After all, I’m not against Moonshine… I just don’t think it should be sold as medicine. :-)

  7. on 03 Aug 2007 at 7:29 am 7.Ben USN (Ret) said …

    I don’t know, Dean, I tried moonshine for a sore throat and after the initial “my throat’s gonna melt!” moment, it was numb for awhile.
    I find that beer works better though, and is easier on the stomach.

    Plus, and this is a good safety tip, beer is not flammable. :^)

    Excellent post, Dean!
    Another way to counter pain is Tai Chi or Yoga, with the added benefit of calming the mind, working out the muscles and added flexibility, and it’s free.

    You probably have somethin’ in your archives about that, I bet.

  8. on 03 Aug 2007 at 9:22 am 8.Rob said …

    It all seems to depend on what you are treating. If you are finding a non-invasive way of treating arthritis of the knee, it is not all bad to try something like acupuncture. Why? Because it is not in itself dangerous and surgical intervention has risk.

    “Traditional” therapies have hooks as well. Nyquil’s hook is the alcohol in it. B-12 shots “give people energy.” Then there is the whole subject of anti-oxidants, which people feel is clearly scientifically shown to help people (Vitamin E, in fact, raised all-cause mortality in women). I have a hard time talking people out of taking their vitamin E.

    I am sometimes willing to give people B-12 shots, mainly because it does not cross my oath of “first do no harm.” I explain to them, however, that this is unscientific and may just be a placebo effect. They smile and accept that from me and still get the shot and swear it gives them energy. As long as they aren’t hurting themselves, I am OK with that.

  9. on 05 Aug 2007 at 11:37 am 9.fitline said …

    Now allthough I didn’t drill too much in to your post, i feel you got a genuine point. The problem is people donot want to waste time to look for the same medicine and come in the trap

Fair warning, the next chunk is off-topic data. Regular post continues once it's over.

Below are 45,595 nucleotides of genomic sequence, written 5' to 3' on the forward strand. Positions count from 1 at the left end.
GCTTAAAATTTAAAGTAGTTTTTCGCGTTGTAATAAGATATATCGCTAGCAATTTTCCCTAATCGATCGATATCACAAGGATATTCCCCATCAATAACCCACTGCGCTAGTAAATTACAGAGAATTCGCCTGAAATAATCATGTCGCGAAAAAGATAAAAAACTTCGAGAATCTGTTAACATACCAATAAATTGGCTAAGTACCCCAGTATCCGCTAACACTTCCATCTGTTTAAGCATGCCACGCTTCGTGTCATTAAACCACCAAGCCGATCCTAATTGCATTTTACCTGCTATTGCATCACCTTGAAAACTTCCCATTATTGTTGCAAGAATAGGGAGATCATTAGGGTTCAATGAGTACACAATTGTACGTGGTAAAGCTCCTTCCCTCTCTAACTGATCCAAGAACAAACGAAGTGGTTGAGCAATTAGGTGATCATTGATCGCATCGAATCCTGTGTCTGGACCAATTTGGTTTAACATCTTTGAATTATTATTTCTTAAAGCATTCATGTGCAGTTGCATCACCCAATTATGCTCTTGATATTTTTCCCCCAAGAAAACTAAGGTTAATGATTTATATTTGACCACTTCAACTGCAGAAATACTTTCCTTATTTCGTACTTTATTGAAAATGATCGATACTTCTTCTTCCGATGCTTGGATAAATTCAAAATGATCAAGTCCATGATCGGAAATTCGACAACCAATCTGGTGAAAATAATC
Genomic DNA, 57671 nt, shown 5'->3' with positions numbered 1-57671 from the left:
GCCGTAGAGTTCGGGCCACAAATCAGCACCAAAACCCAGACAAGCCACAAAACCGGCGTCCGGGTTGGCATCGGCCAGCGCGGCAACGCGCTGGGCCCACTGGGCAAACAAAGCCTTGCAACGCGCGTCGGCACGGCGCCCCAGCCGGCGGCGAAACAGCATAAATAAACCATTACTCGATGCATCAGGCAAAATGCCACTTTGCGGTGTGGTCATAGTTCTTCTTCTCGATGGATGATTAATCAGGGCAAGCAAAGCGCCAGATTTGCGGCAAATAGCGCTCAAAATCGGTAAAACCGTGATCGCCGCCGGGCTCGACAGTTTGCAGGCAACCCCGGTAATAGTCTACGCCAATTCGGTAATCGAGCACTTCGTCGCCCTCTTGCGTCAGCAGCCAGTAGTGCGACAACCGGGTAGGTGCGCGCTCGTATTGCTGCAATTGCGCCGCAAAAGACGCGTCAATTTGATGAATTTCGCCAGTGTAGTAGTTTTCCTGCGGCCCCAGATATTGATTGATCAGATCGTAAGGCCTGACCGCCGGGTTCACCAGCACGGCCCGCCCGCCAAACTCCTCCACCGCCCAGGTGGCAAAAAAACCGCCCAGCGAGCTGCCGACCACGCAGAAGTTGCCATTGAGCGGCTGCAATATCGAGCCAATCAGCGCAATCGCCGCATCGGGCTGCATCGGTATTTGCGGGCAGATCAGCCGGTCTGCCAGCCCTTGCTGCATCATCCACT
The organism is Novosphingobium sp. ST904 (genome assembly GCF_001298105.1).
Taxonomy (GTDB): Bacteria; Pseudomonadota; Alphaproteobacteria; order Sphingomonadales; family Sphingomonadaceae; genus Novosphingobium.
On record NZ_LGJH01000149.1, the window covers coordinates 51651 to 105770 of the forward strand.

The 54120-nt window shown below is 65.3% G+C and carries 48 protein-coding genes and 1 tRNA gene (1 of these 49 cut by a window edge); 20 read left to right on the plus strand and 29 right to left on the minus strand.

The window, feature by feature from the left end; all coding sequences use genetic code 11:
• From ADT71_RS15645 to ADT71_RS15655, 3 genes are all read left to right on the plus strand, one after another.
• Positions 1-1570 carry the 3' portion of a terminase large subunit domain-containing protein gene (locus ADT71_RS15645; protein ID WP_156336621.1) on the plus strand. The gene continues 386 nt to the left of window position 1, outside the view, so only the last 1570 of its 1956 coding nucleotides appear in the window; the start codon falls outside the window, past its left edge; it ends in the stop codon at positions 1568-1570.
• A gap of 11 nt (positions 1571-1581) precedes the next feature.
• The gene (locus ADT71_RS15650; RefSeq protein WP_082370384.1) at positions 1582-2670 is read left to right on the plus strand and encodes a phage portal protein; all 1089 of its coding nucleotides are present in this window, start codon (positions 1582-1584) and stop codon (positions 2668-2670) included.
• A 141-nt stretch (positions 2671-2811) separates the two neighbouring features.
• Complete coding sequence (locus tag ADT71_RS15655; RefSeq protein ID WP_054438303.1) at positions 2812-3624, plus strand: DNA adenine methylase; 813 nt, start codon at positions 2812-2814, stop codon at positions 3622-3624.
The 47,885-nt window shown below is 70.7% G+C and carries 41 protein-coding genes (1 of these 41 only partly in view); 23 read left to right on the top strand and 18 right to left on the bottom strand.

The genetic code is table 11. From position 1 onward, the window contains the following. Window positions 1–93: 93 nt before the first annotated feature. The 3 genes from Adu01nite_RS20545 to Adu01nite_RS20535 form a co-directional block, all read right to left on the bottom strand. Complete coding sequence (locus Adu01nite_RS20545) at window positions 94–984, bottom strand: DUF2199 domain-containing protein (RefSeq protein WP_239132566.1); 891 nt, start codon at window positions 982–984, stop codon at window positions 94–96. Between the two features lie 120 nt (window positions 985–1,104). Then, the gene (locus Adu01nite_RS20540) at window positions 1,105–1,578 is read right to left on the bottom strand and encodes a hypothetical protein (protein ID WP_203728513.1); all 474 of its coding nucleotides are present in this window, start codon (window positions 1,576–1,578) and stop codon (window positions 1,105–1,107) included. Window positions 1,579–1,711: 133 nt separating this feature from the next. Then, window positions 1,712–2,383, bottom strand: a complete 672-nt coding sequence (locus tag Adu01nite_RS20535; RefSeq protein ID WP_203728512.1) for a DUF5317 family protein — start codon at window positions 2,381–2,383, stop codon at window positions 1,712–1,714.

10. on 05 Aug 2007 at 4:28 pm 10.Sophie said …

    I really, really wish that more people would take this kind of approach to alternative medicine – I genuinely despair sometimes when I hear some of the “arguments” which are out forward to “prove” this or that treatment.

    I also despair because I suffer from IBS and therefore I hear from a lot of very vulnerable IBS sufferers who are desperate for a cure, so desperate that they throw their logic out the window. Anecdotal evidence rules, placebos don’t exist, and if it worked for your hairdresser’s mother then that’s proof it’s a proper therapy. What nonsense.

  11. on 07 Aug 2007 at 2:39 am 11.Grand Rounds at the Beach said …

    [...] Dean Moyer at Rebuild Your Back takes down alternative medicine and says that practitioners use endorphins as the “hook.” [...]

  12. on 07 Aug 2007 at 1:32 pm 12.MLO said …

    I suggest you do a Medline search that is not exclusive to the English language. You will find that there are several well-thought out studies that have shown benefits to acupuncture in some very specific circumstances. There are even preliminary studies showing that acupuncture – not herbs – can help relieve the symptoms of menopause. Just go to medpubs and plug in “acupuncture”. The rigor of the studies is just fine.

    Again, chiropractic is known to be beneficial in treating sports injuries. There is a reason athletes see them. I have never had a need to delve into the research surrounding chiropractic.

    No practitioner with his or her salt is going to tell you that acupuncture can cure everything.

    The problem with a lot of skeptics is that they have bought into the notion that drugging or cutting are the only solutions. They aren’t. Sometimes exercise and diet are better met to manage a disease. But, that is too much work for the average American.

    Pax,

    MLO

  13. on 07 Aug 2007 at 2:41 pm 13.David Bradley said …

    I had a seriously bad back, sciatica, pin prick pains in my foot, a leg permanently in spasm. A massage therapist, a sports physio, an osteopath, an acupuncturist and my own GP, all told me I was overdoing it at the gym and should ease off the heavy stuff and that I was causing repeated connective tissue damage getting referred pain, myofascial trigger points blah, blah, blah.

    An MRI revealed it was a prolapsed disc.

    A chiropractor treated accordingly.

    I walk straight and don’t feel five times my actual age any more.

    Not sure what I can conclude from this except that I know for a fact it wasn’t the release of endorphins that fixed it.

    db

  14. on 08 Aug 2007 at 12:48 pm 14.David Harmon said …

    A lot of alternative and “magical” therapies have similar hooks. Endorphins can be triggered not only by non-lethal pain (acupuncture, spicy food, SM), but by pressure or touch (massage, aquatherapy), foods (chocolate!), breath control (chanting, singing), exercise or even cognitive methods (meditation etc.). Note that disciplines such as some yogas or martial arts can combine methods, those last three especially!

    Of course, there’s still plenty of research to do on just what uses an endorphin rush actually has for medicine!

  15. on 16 Aug 2007 at 7:37 am 15.PalMD said …